Lewis, A., Freeman-Mills, L., de la Calle-Mustienes, E., Giraldez-Perez, R.M., Davis, H., Jaeger, E., Becker, M., Hubner, N.C., Nguyen, L.N., Zeron-Medina, J.,Bond, G., Stunnenberg, H. G., Carvajal, J. J., Gomez-Skarmeta, J. L., Leedham, S., and Tomlinson, I. (2014). A polymorphic enhancer near GREM1 influences bowel cancer risk through differential CDX2 and TCF7L2 binding. Cell Rep 8, 983-990.

Zeron-Medina, J., Wang, X., Repapi, E., Campbell, M.R., Su, D., Castro-Giner, F., Davies, B., Peterse, E.E.P., Sacilotto, N., Walker, G.J., Terzian, T., Tomlinson, I.P., Box, N.F., Meinshausen, N., De Val, S., Bell, D.A., and Bond, G.L. (2013) A Polymorphic p53 Response Elment in KIT Ligand Influences Cancer Risk and Has Undergone Natural Selection. Cell 155, 410-422.

Thomas, D.M., Savage, S.A., and Bond, G.L. (2012). Hereditary and environmental epidemiology of sarcomas. Clin Sarcoma Res 2, 13.

Grochola, L.F., Zeron-Medina, J., Repapi, E., Finlayson, A., Cai, Y., Atwal, G.S., and Bond, G.L. (2012) The Inheritance of p53. In p53 in the Clinics. Springer Science and Business Media, New York, p. 25-46

Lenos, K., Grawenda, A., Grochola, L.F., Taubert, H., Wurl, P., Bartel, F., Lodder, K., Kuijjer, M.L., Teunisse, A., Hogendoorn, P.C.W., Cleton-Jansen, A.M., Bond, G.L.*, and Jochemsen, A.G.* (2012) Alternative Splicing of the p53 Inhibitor HDMX offers a Superior Prognostic Biomarker than p53 Mutation in Human Cancer. Cancer Res*co-corresponding authors

Yee, K.S., Grochola, L., Hamilton, G., Grawenda, A., Bond, E.E., Taubert, H., Wurl, P., Bond, G.L., and O'Neill, E. (2012). A RASSF1A Polymorphism Restricts p53/p73 Activation and Associates with Poor Survival and Accelerated Age of Onset of Soft Tissue Sarcoma. Cancer Res 72, 2206-2217.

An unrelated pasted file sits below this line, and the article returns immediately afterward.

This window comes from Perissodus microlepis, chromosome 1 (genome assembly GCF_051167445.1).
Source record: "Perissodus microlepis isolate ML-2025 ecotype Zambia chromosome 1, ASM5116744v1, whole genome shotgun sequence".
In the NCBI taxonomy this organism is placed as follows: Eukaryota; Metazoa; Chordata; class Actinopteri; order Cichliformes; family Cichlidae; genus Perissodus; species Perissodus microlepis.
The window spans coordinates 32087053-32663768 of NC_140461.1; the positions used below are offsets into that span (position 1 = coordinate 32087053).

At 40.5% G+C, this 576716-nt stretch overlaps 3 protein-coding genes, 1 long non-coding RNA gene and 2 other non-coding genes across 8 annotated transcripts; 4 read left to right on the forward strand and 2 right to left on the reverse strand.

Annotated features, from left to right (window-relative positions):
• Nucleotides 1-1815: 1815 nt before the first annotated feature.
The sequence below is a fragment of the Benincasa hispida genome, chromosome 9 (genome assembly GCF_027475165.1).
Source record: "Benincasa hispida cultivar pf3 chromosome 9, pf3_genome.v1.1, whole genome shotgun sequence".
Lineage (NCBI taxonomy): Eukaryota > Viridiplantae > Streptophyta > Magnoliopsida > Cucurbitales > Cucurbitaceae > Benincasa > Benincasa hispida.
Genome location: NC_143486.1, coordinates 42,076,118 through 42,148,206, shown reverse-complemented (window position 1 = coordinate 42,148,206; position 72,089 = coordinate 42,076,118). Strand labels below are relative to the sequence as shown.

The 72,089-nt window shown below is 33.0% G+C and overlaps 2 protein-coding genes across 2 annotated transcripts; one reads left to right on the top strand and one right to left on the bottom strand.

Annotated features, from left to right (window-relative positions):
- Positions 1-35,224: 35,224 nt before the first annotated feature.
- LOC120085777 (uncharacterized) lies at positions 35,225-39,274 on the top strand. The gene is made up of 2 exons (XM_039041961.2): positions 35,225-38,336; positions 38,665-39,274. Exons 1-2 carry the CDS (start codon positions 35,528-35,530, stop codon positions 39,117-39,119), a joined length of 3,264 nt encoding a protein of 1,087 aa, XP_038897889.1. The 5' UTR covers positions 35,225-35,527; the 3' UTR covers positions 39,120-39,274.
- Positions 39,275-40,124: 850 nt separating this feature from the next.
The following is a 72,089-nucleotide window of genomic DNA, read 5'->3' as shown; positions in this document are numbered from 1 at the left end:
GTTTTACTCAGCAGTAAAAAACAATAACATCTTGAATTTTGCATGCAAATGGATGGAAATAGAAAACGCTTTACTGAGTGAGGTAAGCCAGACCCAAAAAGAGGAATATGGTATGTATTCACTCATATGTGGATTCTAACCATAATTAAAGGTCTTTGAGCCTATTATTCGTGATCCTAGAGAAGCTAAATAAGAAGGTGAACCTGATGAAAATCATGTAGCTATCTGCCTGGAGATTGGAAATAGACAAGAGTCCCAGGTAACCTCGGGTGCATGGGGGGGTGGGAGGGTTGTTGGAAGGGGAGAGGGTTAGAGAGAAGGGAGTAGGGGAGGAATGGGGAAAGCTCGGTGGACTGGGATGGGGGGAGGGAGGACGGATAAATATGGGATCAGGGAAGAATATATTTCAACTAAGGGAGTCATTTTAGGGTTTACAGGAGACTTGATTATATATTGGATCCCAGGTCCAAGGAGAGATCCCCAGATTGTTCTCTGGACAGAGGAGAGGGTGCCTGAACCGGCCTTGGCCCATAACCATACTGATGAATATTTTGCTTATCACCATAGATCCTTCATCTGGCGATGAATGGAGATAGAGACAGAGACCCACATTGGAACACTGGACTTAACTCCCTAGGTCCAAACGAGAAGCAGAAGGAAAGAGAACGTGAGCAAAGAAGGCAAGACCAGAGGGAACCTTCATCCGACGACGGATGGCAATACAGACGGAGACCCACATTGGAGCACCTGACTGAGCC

Greither, T., Wurl, P., Grochola, L., Bond, G., Bache, M., Kappler, M., Lautenschlager, C., Holzhausen, H.J., Wach, S., Eckert, A.W., and Taubert, H. (2012). Expression of microRNA 210 associates with poor survival and age of tumor onset of soft-tissue sarcoma patients. Int J Cancer 130, 1230-1235.

Post, S.P., Quintas-Cardama, A., Pant, V., Iwakuma, T., Hamir, A., Jackson, J.G., Maccio, D.R., Bond, G.L., Johnson, D.G., Levine, A.J., Lozano, G. (2010) A high-frequency regulatory polymorphism in the p53 pathway accelerates tumor development. Cancer Cell 18, 220-230

Vazquez, A., Grochola, L.F., Bond, E.E., Levine, A.J., Taubert, H., Muller, T.H., Wurl, P., and Bond, G.L. (2010). Chemosensitivity Profiles Identify Polymorphisms in the p53 Network Genes 14-3-3 and CD44 That Affect Sarcoma Incidence and Survival. Cancer Research 70, 172-80.

Grochola, L.F., Zeron-Medina, J., Meriaux, S., and Bond, G.L. (2010). Single-nucleotide polymorphisms in the p53 signaling pathway. Cold Spring Harb Perspect Biol 2, a001032.

Grochola, L. F., Vazquez, A., Bond, E. E., Wurl, P., Taubert, H., Muller, T. H., Levine, A. J., and Bond, G. L. (2009). Recent natural selection identifies a genetic variant in a regulatory subunit of protein phosphatase 2A that associates with altered cancer risk and survival. Clin Cancer Res 15, 6301-6308.

Atwal, G. S., Kirchhoff, T., Bond, E. E., Montagna, M., Menin, C., Bertorelle, R., Scaini, M. C., Bartel, F., Bohnke, A., Pempe, C., Gradhand, E., Hauptmann, S., Offit, K., Levine, A. J., and Bond, G. L. (2009). Altered tumor formation and evolutionary selection of genetic variants in the human MDM4 oncogene. Proc Natl Acad Sci USA 106, 10236-10241.

Vazquez, A., Bond, E. E., Levine, A. J., and Bond, G. L. (2008). The genetics of the p53 pathway, apoptosis and cancer therapy. Nat Rev Drug Discov 7, 979-987.

Culture and collections

Schools, institutes and departments

Services and facilities